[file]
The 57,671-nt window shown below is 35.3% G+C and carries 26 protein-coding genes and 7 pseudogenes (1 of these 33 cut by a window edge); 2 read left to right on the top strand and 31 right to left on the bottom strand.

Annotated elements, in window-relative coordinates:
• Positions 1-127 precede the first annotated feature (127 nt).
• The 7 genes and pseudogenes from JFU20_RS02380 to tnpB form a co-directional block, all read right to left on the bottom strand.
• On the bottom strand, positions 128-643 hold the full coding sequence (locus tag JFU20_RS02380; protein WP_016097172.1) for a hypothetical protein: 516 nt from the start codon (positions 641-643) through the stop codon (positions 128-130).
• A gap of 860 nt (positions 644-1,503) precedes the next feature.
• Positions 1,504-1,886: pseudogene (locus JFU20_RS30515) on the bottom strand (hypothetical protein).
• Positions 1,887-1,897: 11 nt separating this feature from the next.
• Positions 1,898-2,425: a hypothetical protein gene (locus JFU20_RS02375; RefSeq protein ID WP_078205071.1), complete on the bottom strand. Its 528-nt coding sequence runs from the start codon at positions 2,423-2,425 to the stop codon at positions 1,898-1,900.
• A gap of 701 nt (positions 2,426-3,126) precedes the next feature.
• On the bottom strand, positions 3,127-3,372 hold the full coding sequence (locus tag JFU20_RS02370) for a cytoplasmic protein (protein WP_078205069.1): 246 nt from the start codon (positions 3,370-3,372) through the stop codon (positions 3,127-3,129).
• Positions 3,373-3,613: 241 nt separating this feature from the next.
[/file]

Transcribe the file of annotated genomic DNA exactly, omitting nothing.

The 57,671-nt window shown below is 35.3% G+C and carries 26 protein-coding genes and 7 pseudogenes (1 of these 33 cut by a window edge); 2 read left to right on the top strand and 31 right to left on the bottom strand.

Annotated elements, in window-relative coordinates:
• Positions 1-127 precede the first annotated feature (127 nt).
• The 7 genes and pseudogenes from JFU20_RS02380 to tnpB form a co-directional block, all read right to left on the bottom strand.
• On the bottom strand, positions 128-643 hold the full coding sequence (locus tag JFU20_RS02380; protein WP_016097172.1) for a hypothetical protein: 516 nt from the start codon (positions 641-643) through the stop codon (positions 128-130).
• A gap of 860 nt (positions 644-1,503) precedes the next feature.
• Positions 1,504-1,886: pseudogene (locus JFU20_RS30515) on the bottom strand (hypothetical protein).
• Positions 1,887-1,897: 11 nt separating this feature from the next.
• Positions 1,898-2,425: a hypothetical protein gene (locus JFU20_RS02375; RefSeq protein ID WP_078205071.1), complete on the bottom strand. Its 528-nt coding sequence runs from the start codon at positions 2,423-2,425 to the stop codon at positions 1,898-1,900.
• A gap of 701 nt (positions 2,426-3,126) precedes the next feature.
• On the bottom strand, positions 3,127-3,372 hold the full coding sequence (locus tag JFU20_RS02370) for a cytoplasmic protein (protein WP_078205069.1): 246 nt from the start codon (positions 3,370-3,372) through the stop codon (positions 3,127-3,129).
• Positions 3,373-3,613: 241 nt separating this feature from the next.